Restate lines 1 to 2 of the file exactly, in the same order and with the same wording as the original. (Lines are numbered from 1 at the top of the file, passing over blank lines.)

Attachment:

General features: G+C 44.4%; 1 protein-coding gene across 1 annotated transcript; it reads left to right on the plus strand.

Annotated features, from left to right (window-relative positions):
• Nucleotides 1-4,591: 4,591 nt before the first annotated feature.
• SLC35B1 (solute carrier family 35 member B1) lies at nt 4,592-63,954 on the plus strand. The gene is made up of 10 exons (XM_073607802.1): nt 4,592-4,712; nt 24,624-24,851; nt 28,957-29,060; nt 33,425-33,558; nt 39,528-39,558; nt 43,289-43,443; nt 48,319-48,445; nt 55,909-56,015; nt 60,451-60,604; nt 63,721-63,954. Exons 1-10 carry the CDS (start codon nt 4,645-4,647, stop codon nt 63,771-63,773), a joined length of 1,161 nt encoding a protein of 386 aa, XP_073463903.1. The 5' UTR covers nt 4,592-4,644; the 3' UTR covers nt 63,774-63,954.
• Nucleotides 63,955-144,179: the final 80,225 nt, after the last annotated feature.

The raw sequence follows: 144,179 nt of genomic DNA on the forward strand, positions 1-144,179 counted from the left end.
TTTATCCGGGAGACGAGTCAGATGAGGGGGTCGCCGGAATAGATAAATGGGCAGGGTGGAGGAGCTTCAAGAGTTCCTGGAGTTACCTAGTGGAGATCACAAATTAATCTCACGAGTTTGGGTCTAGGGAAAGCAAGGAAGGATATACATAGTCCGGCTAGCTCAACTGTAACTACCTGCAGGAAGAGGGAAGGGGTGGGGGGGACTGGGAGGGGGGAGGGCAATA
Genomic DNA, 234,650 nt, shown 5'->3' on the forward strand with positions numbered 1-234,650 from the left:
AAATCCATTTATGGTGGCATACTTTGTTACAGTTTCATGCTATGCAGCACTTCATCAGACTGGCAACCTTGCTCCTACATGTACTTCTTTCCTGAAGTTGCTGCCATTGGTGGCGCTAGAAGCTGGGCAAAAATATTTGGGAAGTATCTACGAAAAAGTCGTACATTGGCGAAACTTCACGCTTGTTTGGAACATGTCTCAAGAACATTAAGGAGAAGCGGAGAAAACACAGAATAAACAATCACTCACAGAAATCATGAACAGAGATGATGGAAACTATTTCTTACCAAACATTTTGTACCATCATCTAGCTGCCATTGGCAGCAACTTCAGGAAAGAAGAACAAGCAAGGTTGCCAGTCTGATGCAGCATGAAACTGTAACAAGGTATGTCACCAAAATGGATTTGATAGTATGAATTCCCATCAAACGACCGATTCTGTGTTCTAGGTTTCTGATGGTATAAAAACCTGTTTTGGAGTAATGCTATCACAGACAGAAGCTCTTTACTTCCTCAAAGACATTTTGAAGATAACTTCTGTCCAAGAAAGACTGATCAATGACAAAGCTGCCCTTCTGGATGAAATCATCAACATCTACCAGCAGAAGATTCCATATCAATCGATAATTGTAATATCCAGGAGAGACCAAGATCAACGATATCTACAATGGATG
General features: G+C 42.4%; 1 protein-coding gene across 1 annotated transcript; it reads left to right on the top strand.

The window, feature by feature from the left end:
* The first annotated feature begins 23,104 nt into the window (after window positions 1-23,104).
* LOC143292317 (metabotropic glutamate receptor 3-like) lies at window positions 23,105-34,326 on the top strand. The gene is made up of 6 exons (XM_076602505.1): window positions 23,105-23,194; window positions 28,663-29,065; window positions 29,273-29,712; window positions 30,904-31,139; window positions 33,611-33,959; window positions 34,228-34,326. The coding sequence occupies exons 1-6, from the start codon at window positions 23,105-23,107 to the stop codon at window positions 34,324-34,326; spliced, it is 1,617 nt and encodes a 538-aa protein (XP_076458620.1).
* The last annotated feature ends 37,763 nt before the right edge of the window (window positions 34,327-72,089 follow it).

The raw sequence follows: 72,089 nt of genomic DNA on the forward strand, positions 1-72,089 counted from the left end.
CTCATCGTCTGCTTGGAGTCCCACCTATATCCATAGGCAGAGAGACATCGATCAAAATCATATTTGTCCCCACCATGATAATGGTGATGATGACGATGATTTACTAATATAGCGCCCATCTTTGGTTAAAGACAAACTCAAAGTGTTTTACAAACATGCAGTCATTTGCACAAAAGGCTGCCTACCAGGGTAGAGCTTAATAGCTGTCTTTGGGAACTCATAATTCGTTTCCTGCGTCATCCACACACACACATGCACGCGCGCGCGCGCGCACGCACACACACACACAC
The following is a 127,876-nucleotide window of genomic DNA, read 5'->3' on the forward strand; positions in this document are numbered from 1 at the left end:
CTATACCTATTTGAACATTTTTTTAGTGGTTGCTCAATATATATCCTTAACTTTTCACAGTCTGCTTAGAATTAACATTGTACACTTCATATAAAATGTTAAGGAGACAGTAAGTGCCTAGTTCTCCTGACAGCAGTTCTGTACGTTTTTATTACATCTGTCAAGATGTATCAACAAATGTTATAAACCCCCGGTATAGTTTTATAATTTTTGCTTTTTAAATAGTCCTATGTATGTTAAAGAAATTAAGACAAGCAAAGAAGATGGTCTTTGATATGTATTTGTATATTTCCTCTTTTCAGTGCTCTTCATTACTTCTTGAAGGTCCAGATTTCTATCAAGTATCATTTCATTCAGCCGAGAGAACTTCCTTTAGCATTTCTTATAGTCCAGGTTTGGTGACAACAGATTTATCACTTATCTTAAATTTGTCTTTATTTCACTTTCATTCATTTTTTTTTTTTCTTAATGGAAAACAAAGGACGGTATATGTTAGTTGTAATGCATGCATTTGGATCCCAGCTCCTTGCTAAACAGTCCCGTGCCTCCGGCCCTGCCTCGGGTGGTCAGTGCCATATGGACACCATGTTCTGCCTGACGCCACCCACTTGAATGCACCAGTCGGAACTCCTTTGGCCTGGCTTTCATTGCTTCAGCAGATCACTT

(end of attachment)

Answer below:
General features: G+C 44.4%; 1 protein-coding gene across 1 annotated transcript; it reads left to right on the plus strand.

Annotated features, from left to right (window-relative positions):